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Fulvous Owl - Strix fulvescens

Also known as Guatemala Barred Owl

More Fulvous Owl (Strix fulvescens) Photos >>
Calls - Strix fulvescens
Typical duet Cerro San Felipe, Oaxaca, Mexico. February 2012. CC Richard Hoyer

Introduction: The Fulvous Owl is a rather large owl with a rounded head and no ear-tufts.

[For help with terms used in the description, see parts of an owl. For general characteristics common to most owl species, see owl physiology.]

Description: The facial disc is pale ochre, darkening around the eyes. The rim around the facial disc is narrow and dark brown. Eyebrows are whitish. Eyes are blackish-brown, and the bill is corn yellow.
Upperparts are dark rufous-brown with whitish and pale buffish flecks and scalloped with short ochre bars. Flight feathers are barred dark and light, and tail feathers have 3-5 broad light and dark bars. Underparts are fulvous-ochre, with brown barring on the neck, sides of head and upper breast. The rest of the underparts are broadly streaked rufous-brown. Tarsi are feathered fulvous-ochre. Toes are feathered near the base only, with remaining bare parts being yellowish-grey. Claws are dusky horn with darker tips.

Size: Length 40.5-45cm. Wing length 300-333mm. Tail length 185-203mm.

Habits: The Fulvous Owl is nocturnal, roosting during the daytime at well-shaded sites in trees or in natural holes.

Voice: A rhythmic sequence of low, short and accentuated hoots - who-wuhu-woot-woot. The number of individual hoots varies with the owl's level of excitement, as does the time between the phrases. The female has a similar song that is higher in pitch, and often uttered in duet with the male. There is also a parrot-like, nasal gwao call, given singly or in series. This owl will also give single hoots.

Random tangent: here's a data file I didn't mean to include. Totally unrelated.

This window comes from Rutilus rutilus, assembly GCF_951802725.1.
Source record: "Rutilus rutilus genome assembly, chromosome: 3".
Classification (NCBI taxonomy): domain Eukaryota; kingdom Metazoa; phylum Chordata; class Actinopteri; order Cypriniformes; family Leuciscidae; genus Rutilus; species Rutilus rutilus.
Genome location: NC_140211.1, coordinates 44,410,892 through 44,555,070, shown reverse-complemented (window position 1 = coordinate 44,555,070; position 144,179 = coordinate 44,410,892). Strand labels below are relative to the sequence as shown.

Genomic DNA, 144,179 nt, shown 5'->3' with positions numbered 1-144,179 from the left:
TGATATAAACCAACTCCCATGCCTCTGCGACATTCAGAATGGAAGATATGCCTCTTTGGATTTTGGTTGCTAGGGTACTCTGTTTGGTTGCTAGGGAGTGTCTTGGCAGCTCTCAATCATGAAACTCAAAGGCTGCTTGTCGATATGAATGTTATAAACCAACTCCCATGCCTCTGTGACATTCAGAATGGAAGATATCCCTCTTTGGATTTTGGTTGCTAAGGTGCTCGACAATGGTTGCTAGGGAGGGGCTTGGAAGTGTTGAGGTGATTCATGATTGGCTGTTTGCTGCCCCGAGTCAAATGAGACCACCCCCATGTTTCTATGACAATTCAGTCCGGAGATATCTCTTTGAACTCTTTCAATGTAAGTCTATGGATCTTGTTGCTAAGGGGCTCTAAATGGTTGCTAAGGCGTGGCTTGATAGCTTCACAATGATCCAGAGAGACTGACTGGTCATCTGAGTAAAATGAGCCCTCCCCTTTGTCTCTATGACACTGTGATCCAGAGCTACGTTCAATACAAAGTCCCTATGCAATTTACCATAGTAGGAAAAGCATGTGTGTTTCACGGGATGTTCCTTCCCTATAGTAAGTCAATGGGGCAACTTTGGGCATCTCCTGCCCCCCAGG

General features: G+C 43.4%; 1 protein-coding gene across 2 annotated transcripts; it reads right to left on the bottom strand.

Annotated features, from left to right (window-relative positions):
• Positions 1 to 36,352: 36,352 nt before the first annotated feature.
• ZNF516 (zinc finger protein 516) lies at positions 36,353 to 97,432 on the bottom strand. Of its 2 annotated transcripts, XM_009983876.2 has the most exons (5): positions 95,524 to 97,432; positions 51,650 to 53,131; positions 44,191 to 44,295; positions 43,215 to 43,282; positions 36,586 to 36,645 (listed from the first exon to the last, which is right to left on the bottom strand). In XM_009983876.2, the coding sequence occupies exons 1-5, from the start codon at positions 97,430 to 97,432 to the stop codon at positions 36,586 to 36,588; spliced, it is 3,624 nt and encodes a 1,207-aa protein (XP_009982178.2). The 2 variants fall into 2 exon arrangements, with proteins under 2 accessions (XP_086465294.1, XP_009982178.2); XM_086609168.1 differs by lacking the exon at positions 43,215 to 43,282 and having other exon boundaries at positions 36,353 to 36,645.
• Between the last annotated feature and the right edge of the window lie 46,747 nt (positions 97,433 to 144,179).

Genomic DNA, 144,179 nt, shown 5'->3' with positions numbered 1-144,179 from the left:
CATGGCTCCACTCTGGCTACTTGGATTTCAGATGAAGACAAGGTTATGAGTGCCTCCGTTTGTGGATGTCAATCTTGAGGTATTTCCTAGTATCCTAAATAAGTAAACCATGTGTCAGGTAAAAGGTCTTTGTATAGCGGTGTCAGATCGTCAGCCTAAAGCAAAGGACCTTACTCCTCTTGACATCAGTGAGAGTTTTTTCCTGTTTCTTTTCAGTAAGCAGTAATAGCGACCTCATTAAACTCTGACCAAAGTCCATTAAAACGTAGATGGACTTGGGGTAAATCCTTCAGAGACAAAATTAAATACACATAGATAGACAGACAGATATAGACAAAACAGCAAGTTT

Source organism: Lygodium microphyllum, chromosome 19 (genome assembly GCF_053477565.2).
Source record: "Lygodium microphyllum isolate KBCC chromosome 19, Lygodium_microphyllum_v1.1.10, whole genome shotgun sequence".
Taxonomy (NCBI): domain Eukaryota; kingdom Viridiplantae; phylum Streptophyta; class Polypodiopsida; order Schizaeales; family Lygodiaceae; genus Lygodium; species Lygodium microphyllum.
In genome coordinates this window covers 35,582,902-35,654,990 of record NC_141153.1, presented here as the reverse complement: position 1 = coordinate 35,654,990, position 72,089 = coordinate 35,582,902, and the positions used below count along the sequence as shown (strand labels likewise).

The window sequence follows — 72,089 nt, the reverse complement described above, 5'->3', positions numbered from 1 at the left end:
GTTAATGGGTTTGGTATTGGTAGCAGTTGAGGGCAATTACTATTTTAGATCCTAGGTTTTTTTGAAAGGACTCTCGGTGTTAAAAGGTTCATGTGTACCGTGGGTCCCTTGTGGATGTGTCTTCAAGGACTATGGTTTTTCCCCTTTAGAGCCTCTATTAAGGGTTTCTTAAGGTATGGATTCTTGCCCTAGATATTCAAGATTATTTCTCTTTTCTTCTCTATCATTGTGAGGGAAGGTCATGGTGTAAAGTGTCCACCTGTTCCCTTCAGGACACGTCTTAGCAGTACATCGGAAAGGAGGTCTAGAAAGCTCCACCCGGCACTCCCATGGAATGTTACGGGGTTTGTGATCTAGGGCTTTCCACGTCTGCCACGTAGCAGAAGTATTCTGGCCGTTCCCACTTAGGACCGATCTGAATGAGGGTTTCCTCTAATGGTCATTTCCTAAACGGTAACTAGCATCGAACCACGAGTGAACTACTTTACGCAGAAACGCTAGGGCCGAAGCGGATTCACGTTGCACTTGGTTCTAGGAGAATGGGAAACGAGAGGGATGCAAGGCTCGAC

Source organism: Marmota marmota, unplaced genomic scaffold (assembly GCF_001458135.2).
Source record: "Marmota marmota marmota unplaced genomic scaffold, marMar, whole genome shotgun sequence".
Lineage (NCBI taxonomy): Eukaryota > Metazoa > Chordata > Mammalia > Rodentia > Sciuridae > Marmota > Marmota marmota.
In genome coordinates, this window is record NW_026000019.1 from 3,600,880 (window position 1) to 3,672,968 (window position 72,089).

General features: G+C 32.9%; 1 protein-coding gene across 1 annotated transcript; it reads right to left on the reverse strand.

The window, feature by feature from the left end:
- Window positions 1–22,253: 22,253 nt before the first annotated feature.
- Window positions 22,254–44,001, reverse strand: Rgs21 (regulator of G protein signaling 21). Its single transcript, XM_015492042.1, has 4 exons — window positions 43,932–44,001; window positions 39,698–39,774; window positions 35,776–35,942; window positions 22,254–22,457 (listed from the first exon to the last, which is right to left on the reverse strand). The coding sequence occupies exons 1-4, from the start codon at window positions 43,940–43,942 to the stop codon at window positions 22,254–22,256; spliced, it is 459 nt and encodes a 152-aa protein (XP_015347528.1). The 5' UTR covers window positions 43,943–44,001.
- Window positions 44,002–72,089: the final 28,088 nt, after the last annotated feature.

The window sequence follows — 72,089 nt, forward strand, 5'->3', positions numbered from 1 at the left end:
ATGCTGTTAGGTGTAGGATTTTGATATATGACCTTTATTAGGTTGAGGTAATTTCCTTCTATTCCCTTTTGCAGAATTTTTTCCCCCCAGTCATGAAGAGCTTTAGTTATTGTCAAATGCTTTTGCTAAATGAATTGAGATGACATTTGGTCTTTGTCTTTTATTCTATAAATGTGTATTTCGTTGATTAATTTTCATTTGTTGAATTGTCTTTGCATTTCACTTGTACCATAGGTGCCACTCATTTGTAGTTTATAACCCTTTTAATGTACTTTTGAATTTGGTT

Hunting & Food: The Fulvous Owl feed on small mammals and birds, frogs, lizards, insects and arthropods. Prey are usually caught from a perch.

Breeding: Breeding biology is little known, but probably similar to other Strix owls. Generally nests in natural holes in tree trunks. Lays 2-5 white eggs directly on the bottom of the cavity. The female incubates the eggs alone, while the male provides her with food. Incubation period begins with the first egg laid, and lasts 28-30 days. Young have been observed in May.

Habitat: Montane pine-oak forest and humid forest from 1200 to 3000m elevation.

Distribution: Mexico south of Chiapas to Guatemala, El Salvador and Honduras.

Distribution of Fulvous Owl - Strix fulvescens
Distribution of the Fulvous Owl Strix fulvescens

Status: Uncertain.

Original Description: Sclater, Philip Lutley, and Salvin, Osbert. 1868. Proceedings of the Scientific Meetings of the Zoological Society of London for the Year 1868 (PZS): Pt. 1, p 58.


Boyer and Hume. 1991. "Owls of the World". BookSales Inc
del Hoyo, Elliott & Sargatal. 1999. "Handbook of the Birds of the World: Barn Owls to Hummingbirds". Buteo Books
König, Claus & Weick, Friedhelm. 2008. "Owls: A Guide to the Owls of the World (Second Edition)". Yale University Press
Voous, Karel H. 1988. "Owls of the Northern Hemisphere". The MIT Press

Page Information:

Page compiled by . Page last updated 2013-08-01 Owl Species ID: 130.090.000

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